On May 25, 2012, the United States Court of Appeals for the Sixth Circuit affirmed the dismissal of a class representative’s putative ERISA class action against KeyCorp and related defendants because the proffered “class representative” could not demonstrate that she suffered any actual injury from the alleged breach of fiduciary duty and, therefore, lacked standing. See Taylor v. KeyCorp, No. 10-4163, 2012 WL 1889283 (6th Cir. May 25, 2012).
In KeyCorp, the putative class representative, Ann Taylor (“Taylor”), asserted that during the class period, the defendants breached their fiduciary duties by failing to disclose and/or misrepresenting KeyCorp’s allegedly inappropriate lending and tax practices. Taylor alleged that these breaches of fiduciary duty caused KeyCorp stock to become unduly risky and artificially inflated. The United States District Court for the Northern District of Ohio dismissed the complaint for lack of subject matter jurisdiction.
On appeal, a three judge panel of the Sixth Circuit noted that, in order to have standing to pursue the lawsuit, Taylor must establish that she was actually injured by the defendants’ alleged conduct. The Sixth Circuit noted that Taylor’s trading history revealed that she sold over 80% of her KeyCorp holdings at a time when she claimed that the stock was artificially inflated. Therefore, Taylor was able to sell her KeyCorp holdings for more money than they were actually worth (if her allegations in the complaint were true). As a result, Taylor actually benefitted from the defendants’ alleged breach of fiduciary duty.
Taylor disputed the district court’s holding that an “out-of-pocket” loss is an appropriate measure for her alleged injuries and contended that the Court should apply an alternative-investment theory. Specifically, Taylor alleged that she would have made more money on her investments if her holdings had been transferred away from KeyCorp stock and placed in the S&P 500 index. The Sixth Circuit rejected the alternative-investment theory, finding it to be inappropriate for this case. The Court noted that “damages based upon an entirely different investment vehicle, such as the S & P 500, are not fairly ‘traceable’ to the defendants' breach. Indeed, to allow plaintiffs the benefit of an alternative, more lucrative investment, would not advance the policies underlying ERISA.” KeyCorp, 2012 WL 1889283 at *3.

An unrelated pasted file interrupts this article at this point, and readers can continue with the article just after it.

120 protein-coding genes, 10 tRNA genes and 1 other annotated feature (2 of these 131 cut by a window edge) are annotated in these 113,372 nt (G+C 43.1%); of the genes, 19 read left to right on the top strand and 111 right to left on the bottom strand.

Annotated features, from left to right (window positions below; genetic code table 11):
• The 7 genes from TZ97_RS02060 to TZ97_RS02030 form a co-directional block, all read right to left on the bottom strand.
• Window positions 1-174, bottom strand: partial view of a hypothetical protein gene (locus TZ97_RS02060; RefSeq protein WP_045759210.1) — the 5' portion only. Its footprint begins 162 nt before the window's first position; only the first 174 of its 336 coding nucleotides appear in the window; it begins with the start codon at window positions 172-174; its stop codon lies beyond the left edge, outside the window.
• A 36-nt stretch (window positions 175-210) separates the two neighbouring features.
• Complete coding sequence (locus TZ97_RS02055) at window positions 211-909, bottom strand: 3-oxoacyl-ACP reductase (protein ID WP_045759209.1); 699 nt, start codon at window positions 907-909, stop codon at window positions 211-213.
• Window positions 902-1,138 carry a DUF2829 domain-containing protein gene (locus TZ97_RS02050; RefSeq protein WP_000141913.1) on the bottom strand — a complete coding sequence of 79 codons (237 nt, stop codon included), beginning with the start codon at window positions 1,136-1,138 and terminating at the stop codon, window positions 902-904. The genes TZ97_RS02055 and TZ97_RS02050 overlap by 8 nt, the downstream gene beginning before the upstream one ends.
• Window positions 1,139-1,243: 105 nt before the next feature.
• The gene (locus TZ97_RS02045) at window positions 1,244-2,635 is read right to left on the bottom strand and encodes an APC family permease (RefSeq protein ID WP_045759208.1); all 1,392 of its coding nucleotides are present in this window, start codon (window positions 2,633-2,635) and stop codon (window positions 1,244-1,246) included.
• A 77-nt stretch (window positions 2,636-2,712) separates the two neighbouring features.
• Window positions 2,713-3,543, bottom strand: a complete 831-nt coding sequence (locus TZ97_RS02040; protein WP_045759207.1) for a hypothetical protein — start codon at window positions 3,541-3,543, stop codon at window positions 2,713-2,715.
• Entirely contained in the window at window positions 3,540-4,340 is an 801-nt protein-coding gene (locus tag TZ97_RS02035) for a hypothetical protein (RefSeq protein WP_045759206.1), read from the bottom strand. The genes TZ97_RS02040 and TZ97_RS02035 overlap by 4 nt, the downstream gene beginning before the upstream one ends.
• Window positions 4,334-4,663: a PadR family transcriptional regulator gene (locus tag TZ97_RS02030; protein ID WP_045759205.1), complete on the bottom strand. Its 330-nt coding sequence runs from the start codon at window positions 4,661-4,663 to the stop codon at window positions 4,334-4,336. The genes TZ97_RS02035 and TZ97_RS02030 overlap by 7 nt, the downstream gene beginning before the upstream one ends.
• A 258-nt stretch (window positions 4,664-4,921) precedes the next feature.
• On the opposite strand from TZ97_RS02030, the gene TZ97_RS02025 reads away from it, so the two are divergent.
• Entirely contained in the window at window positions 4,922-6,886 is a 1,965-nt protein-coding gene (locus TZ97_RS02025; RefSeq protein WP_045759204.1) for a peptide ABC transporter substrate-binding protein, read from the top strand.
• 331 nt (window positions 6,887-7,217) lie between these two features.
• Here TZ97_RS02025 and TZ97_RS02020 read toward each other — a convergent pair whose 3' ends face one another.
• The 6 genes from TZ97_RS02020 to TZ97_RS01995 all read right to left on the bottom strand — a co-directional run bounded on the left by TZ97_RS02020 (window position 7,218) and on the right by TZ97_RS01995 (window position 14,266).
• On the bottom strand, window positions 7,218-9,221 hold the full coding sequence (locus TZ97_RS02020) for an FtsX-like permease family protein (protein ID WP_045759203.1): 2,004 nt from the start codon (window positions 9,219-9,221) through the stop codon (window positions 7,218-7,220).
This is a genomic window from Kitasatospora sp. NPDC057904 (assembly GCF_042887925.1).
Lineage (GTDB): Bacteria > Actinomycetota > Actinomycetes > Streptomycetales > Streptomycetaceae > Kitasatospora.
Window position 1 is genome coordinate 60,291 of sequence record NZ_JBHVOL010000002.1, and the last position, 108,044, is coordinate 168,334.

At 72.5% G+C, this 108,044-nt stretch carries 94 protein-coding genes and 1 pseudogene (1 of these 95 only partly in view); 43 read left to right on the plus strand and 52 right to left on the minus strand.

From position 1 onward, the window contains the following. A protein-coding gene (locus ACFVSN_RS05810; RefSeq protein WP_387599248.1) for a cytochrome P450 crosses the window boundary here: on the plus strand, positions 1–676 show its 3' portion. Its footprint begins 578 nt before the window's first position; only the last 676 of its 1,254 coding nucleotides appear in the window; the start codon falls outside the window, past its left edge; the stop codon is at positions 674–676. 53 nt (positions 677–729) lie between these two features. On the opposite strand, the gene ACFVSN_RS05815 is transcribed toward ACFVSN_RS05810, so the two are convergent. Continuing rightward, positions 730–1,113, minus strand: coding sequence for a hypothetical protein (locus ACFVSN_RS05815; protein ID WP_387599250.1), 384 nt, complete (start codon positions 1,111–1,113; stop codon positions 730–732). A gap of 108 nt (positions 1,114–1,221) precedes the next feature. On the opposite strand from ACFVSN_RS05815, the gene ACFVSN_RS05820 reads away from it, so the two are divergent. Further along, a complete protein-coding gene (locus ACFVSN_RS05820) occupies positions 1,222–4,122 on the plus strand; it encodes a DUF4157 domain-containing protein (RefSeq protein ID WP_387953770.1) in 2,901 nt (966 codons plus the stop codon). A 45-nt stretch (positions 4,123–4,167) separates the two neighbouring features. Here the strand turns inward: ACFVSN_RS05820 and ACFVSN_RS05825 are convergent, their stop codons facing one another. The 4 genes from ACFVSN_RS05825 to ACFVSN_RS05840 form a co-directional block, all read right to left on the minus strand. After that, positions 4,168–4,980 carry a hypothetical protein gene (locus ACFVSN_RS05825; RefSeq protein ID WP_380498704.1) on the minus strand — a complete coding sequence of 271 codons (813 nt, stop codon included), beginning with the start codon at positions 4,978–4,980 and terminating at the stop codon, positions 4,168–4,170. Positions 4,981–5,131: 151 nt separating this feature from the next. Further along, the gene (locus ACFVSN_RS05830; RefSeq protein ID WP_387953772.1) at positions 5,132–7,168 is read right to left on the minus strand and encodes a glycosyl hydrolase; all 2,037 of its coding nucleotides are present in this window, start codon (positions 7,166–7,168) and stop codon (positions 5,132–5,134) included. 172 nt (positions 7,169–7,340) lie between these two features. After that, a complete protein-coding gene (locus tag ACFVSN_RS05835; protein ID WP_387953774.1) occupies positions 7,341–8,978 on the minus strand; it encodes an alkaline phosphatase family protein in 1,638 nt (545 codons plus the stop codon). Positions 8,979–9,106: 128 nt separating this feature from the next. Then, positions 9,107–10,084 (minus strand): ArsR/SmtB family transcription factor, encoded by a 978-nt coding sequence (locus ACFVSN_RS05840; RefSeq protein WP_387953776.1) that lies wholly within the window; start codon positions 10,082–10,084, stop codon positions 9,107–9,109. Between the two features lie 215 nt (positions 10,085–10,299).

Taylor and the Department of Labor (which submitted an amicus curiae brief in this case) also argued that, even if the Court were to apply an “out-of-pocket” loss assessment to Taylor’s alleged injury, Taylor could still establish “actual injury” sufficient to confer Article III standing because she suffered a loss on the KeyCorp stock that she obtained through the company’s matching program. The thrust of this argument was that, even if Taylor benefitted from the alleged artificial inflation regarding her sale of KeyCorp stock, the shares that she obtained thereafter were purchased at an inflated price and sold at a loss. The Sixth Circuit held that Taylor’s gains and losses during the class period must be netted, to determine whether Taylor suffered actual injury. Based on Taylor’s net gains and losses during the class period, the Court determined that she did not suffer an actual injury and, therefore, did not have standing to pursue the lawsuit.
The key takeaway from the Sixth Circuit’s decision in Taylor v. KeyCorp is that allegations that stock prices were “artificially inflated” can prove to be tricky for putative class representatives who have sold their company stock at any point during the class period or benefitted in any way from holding company stock during the class period. The Sixth Circuit’s decision underscores the necessity of an actual injury or out-of-pocket loss that is clearly traceable to the alleged breach of fiduciary duty in order for a plaintiff to have standing and survive a motion to dismiss.